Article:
by M.R. Carey
I’M AT A complete loss for words. Phenomenal just doesn’t adequately describe The Girl with All the Gifts. It's quite literally the most unforgettable and heartfelt story I’ve had the pleasure of reading. Even though I’ve rated it 4 out of 5, I would still recommend this as a must read. The ending is profound. Profound!
When Hotel Echo, a military research facility outside of London, was infiltrated by “junkers,” only five escaped…
Eddie Parks, a veteran soldier with a brassy side;
Kieran Gallagher, an upstanding (nearly) child soldier;
Helen Justineau, a child psychologist with a sin to repent;
Caroline Caldwell, a ruthless scientist who will stop at nothing to succeed;
And Melanie, the girl with all the gifts.
Tension runs high as these five individuals set out to the nearest safety location in Beacon, some 50 miles away. To get there, they must traverse by foot through cities infested with hungries – zombie-like creatures. They will have to learn to trust each other and work together if they want a chance at surviving both the junkers and the hungries.
Their journey would have been quite exciting, with promises of danger and more tragic deaths, had their actions been more realistic (to me). On more than one occasion, I could not understand why the characters invited danger upon themselves. Selfishness didn’t quite justify it; and complacency seemed unfair to describe this group of bright people. The group’s near-death encounters with the hungries felt unrealistic and forced for the sake of heighten danger.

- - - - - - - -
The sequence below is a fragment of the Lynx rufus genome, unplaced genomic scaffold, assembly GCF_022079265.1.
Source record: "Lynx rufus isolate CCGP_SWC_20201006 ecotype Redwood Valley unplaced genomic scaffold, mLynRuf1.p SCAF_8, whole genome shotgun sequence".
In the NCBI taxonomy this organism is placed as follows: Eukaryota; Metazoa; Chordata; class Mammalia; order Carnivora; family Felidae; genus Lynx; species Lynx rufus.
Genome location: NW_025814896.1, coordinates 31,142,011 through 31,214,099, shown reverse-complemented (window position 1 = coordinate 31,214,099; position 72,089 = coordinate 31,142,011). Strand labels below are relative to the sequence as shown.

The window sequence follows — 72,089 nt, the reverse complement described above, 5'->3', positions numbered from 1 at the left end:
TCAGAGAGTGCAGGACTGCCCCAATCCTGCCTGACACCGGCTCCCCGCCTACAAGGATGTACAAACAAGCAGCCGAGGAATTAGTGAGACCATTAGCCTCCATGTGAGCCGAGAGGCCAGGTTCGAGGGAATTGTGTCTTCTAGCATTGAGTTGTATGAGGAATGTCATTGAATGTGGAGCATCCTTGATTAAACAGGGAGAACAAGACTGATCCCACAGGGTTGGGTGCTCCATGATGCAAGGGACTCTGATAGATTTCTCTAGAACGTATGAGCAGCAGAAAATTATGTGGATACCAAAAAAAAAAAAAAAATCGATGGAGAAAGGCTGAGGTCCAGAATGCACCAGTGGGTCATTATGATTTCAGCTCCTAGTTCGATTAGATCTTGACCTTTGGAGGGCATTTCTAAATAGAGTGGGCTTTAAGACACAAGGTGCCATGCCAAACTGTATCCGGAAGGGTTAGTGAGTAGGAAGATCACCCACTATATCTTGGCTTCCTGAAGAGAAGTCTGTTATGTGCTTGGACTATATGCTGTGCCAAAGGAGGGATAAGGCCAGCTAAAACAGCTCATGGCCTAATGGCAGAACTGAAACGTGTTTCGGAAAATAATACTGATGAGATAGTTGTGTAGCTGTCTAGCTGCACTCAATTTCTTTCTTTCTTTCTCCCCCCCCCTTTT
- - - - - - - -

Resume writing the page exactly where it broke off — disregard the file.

Despite that, I thought Mr. Carey wrote intriguing and complex characters that captures the very essence of being a human – flaws, hopes, possibilities. The story is told through five POVs. The transitions were seamless and offered a much deeper insight into their thoughts. I liked Parks’ brassy, hard edge; Kieran’s tender, youthful innocence; Helen’s compassion and humanity; and I even like Caldwell, yes Caldwell. She is ruthless, pride-driven, and unapologetically heartless. She’s pure evil-icious.
My favorite POV to read is, of course, Melanie’s. She is a child wise way beyond her years. She possesses an old soul that processes tense situations in a calm and matter-of-fact manner. Her vulnerability makes me want to protect her; her desire to be loved and accepted makes me want to weep that she isn’t. I’m glad to see the growth of her character through Helen’s bond. I liked how Mr. Carey explored the old adage of nature versus nurture. Would Melanie be where she is without Helen? It’s hard to say, but I don’t think so. Their bond was beautiful, and the key to unlocking a new future.
The story would have been even more amazing if I were fascinated with the science. I think this is largely due to my limited understanding. On numerous occasions in the story, Mr. Carey tends to elaborate on the bone-dry technical details of how the fungus known as Ophiocordyceps unilateralis infects humans. But like a master storyteller, he gives us these bits of botany lessons, which may seem excessive or even unnecessary, until he pulls it all together at the end.
I was blown away by how the story wrapped up. It was phenomenal; it was thought provoking! The world was recreated beautifully, even if differently. The ending was…perfection.
LET'S HAVE A CHAT: At world's end, what would be your last act? Why?
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